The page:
All that said, based on this post and the SJ post, I adjusted my own Flickr settings.

[a valid point to an extent. But the "everybody does it" claim breaks down on the "it" part. I choose not use a CC license, but instead say "no unauthorized commercial reuse," and rather than rely too much on untested or assumed CC doctrine, I try to work within the existing fair use rules and arguments. But I try to respect the interests and spirit of other people's content, too. As such, I don't find it tricky at all to disapprove of misuse that can't fall under CC OR fair use in any stretch of the term. -ed.]

shilli, I actually agree with you. it's part of life on the web.

If there is a subtle difference though, it's that greg and I and others like us may make a few dollars from ad revenue, but we are not multi-million dollar corporations (Nerve made at least $600,000 in profit last year) with full-time employees looking to gain a readership of 2-3 million people per week. as bloggers, we are accustomed to linking to each other, quoting each other at length in our own posts, using attributed pictures, etc. I probably have somehow violated some draconian copyright rule, though certainly not through the use of another parents' photo of their minor child. And I have never violated any copyright after being told time and time again that what I was doing was wrong.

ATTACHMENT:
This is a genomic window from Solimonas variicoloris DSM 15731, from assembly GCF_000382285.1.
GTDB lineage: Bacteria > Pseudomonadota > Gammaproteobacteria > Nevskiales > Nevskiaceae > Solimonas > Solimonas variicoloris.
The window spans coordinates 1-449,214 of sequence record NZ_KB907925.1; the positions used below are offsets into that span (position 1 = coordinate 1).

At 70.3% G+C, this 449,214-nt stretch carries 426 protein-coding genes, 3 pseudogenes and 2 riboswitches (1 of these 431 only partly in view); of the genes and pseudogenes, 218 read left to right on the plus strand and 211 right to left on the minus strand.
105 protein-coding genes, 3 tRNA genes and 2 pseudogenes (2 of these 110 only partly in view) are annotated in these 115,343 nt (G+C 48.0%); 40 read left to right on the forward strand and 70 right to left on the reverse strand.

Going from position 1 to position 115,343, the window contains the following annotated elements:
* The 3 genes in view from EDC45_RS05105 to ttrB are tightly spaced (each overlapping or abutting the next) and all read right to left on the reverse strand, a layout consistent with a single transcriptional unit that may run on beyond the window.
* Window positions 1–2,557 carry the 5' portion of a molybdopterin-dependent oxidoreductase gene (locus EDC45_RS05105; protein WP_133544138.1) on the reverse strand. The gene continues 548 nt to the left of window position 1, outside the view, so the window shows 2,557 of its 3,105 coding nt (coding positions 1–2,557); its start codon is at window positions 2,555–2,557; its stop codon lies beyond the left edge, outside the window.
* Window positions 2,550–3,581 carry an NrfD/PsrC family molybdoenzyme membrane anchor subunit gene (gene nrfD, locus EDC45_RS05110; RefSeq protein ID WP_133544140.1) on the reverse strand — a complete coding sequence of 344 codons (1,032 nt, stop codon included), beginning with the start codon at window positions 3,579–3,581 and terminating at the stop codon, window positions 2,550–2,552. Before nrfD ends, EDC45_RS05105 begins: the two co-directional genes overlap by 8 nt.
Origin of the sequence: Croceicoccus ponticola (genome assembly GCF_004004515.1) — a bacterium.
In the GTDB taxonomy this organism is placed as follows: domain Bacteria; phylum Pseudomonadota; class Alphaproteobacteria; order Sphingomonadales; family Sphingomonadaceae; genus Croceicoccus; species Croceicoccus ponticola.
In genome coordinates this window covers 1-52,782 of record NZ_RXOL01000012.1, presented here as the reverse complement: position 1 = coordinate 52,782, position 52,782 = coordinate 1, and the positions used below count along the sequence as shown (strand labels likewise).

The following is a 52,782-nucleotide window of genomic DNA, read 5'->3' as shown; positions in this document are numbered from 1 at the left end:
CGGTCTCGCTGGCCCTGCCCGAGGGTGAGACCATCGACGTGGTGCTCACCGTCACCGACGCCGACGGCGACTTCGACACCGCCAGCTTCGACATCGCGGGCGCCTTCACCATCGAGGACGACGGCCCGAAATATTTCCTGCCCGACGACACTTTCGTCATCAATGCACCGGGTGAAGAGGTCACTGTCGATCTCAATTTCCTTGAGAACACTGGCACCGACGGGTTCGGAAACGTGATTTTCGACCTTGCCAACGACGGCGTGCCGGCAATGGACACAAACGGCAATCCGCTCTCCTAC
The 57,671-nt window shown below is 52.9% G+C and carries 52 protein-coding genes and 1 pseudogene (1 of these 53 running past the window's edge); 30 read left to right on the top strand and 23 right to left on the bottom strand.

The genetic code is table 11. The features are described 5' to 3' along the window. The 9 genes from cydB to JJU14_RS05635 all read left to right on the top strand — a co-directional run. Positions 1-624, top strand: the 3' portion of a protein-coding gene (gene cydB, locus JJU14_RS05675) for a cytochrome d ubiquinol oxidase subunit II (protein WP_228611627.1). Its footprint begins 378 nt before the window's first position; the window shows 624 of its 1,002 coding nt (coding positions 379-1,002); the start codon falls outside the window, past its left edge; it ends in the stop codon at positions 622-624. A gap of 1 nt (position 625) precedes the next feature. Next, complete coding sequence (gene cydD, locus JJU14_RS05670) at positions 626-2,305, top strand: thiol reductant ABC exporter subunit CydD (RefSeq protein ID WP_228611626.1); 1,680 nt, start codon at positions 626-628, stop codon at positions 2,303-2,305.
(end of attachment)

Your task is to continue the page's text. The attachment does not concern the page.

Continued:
Babble gave me a song and dance that I initially accepted: "Oops! Silly intern! We'll never do it again!" They took down the photo, apologized, and everything seemed cool. Then SO MANY people told me the same thing had happened to them, that they had been given the same song and dance, it was obvious that Babble had a pattern of doing this willfully and then lying about it whenever it got caught.

I wanted to do my best to make sure that it stopped. And I wasn't going to let Rufus Griscom or Ada Calhoun telling me they would stop be the end of it. They had told others that and it didn't stop. I wanted to shed some light on what was going on so that there would be enough pressure from more than just a few irate photographers to actually make them stop once and for all.

My name is Dutch, and I like to kick the butt of those who would steal my daughter's picture.

Ooops, wrong post.

Wow! I'm a relatively new blogger and it's weird to me to hear that people will take other's images/posts and re-post them as if they are their own. If I make reference to a post, article, image, I do my best to find the source and give them credit. In my mind it's not ethical to take credit for someone elses creativity!

Greg - I also did a post about your hand knitted iPhone a while back, but I did give you credit. I'm learning so if I didn't give you (or your mom) enough credit, please let me know! Here's the link to the post:


I hate to be the one to break it to you Greg, but it looks like Wired stole your image too, unless you gave them permission to use it in this nice iPhone specs chart:

Although they did kind of, sorta, not really, give you some credit for the pic via

Have a great day!

[I just emailed wired, and we're square now. -ed.]